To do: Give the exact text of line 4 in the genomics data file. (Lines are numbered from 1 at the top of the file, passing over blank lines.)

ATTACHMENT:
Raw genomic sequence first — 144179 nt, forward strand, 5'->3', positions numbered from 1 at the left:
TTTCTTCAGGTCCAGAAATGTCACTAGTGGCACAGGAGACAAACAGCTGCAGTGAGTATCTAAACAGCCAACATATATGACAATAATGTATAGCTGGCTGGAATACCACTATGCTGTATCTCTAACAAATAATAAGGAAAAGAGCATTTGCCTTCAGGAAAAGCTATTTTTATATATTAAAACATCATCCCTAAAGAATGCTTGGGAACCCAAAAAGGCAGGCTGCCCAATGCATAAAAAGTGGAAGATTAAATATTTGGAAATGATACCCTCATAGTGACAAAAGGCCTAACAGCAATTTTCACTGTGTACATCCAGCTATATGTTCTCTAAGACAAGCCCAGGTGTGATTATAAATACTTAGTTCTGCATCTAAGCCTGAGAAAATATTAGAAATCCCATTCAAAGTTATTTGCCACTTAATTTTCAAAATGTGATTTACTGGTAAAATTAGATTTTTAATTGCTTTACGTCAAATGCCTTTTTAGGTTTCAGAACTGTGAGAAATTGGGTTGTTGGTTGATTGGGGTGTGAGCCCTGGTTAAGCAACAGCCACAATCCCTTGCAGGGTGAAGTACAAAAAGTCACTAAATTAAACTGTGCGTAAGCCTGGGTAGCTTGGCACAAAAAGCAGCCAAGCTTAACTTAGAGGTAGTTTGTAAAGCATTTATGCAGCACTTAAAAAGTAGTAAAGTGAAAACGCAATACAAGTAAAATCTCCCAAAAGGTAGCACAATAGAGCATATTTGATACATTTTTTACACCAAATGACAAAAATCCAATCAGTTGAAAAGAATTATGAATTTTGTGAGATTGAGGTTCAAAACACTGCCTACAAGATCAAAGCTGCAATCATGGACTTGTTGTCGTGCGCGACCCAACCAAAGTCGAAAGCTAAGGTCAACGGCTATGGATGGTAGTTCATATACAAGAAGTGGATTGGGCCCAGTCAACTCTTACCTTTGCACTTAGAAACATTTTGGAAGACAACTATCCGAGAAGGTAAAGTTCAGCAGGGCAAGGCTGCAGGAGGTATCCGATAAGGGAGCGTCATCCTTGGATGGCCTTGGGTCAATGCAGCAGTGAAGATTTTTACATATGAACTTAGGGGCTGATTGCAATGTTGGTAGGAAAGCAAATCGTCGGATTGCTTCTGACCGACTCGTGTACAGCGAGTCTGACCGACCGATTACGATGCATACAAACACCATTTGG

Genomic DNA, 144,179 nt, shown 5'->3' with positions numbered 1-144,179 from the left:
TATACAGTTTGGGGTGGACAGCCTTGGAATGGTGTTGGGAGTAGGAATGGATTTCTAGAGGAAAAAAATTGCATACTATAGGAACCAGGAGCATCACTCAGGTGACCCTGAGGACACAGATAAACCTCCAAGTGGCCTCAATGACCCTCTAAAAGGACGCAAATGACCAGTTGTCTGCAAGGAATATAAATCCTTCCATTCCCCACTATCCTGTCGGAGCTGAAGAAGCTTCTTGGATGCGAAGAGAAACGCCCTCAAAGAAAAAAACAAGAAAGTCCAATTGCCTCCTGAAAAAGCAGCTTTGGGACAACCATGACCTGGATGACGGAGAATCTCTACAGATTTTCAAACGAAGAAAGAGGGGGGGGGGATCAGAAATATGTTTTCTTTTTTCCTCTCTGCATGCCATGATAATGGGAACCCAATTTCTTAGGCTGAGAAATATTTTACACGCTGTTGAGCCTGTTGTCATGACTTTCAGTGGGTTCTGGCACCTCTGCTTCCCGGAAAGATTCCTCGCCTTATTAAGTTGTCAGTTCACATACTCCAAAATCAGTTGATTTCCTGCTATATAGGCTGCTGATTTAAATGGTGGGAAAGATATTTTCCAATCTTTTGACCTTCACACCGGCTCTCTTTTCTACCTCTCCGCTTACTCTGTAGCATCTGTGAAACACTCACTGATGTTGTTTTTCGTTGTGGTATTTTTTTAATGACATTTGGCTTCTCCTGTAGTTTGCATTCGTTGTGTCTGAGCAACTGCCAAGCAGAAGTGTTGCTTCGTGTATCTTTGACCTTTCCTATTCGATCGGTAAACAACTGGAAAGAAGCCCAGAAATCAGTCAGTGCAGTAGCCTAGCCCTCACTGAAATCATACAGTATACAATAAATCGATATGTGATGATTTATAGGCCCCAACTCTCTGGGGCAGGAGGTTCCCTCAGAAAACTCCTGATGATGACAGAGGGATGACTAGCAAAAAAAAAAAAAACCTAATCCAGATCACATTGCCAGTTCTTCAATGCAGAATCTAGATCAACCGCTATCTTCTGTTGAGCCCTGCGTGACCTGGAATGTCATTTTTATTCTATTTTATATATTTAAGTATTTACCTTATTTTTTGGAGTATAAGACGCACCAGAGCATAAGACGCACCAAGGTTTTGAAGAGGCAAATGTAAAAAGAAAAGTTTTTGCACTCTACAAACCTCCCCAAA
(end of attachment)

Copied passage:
TATACAGTTTGGGGTGGACAGCCTTGGAATGGTGTTGGGAGTAGGAATGGATTTCTAGAGGAAAAAAATTGCATACTATAGGAACCAGGAGCATCACTCAGGTGACCCTGAGGACACAGATAAACCTCCAAGTGGCCTCAATGACCCTCTAAAAGGACGCAAATGACCAGTTGTCTGCAAGGAATATAAATCCTTCCATTCCCCACTATCCTGTCGGAGCTGAAGAAGCTTCTTGGATGCGAAGAGAAACGCCCTCAAAGAAAAAAACAAGAAAGTCCAATTGCCTCCTGAAAAAGCAGCTTTGGGACAACCATGACCTGGATGACGGAGAATCTCTACAGATTTTCAAACGAAGAAAGAGGGGGGGGGGATCAGAAATATGTTTTCTTTTTTCCTCTCTGCATGCCATGATAATGGGAACCCAATTTCTTAGGCTGAGAAATATTTTACACGCTGTTGAGCCTGTTGTCATGACTTTCAGTGGGTTCTGGCACCTCTGCTTCCCGGAAAGATTCCTCGCCTTATTAAGTTGTCAGTTCACATACTCCAAAATCAGTTGATTTCCTGCTATATAGGCTGCTGATTTAAATGGTGGGAAAGATATTTTCCAATCTTTTGACCTTCACACCGGCTCTCTTTTCTACCTCTCCGCTTACTCTGTAGCATCTGTGAAACACTCACTGATGTTGTTTTTCGTTGTGGTATTTTTTTAATGACATTTGGCTTCTCCTGTAGTTTGCATTCGTTGTGTCTGAGCAACTGCCAAGCAGAAGTGTTGCTTCGTGTATCTTTGACCTTTCCTATTCGATCGGTAAACAACTGGAAAGAAGCCCAGAAATCAGTCAGTGCAGTAGCCTAGCCCTCACTGAAATCATACAGTATACAATAAATCGATATGTGATGATTTATAGGCCCCAACTCTCTGGGGCAGGAGGTTCCCTCAGAAAACTCCTGATGATGACAGAGGGATGACTAGCAAAAAAAAAAAAAACCTAATCCAGATCACATTGCCAGTTCTTCAATGCAGAATCTAGATCAACCGCTATCTTCTGTTGAGCCCTGCGTGACCTGGAATGTCATTTTTATTCTATTTTATATATTTAAGTATTTACCTTATTTTTTGGAGTATAAGACGCACCAGAGCATAAGACGCACCAAGGTTTTGAAGAGGCAAATGTAAAAAGAAAAGTTTTTGCACTCTACAAACCTCCCCAAA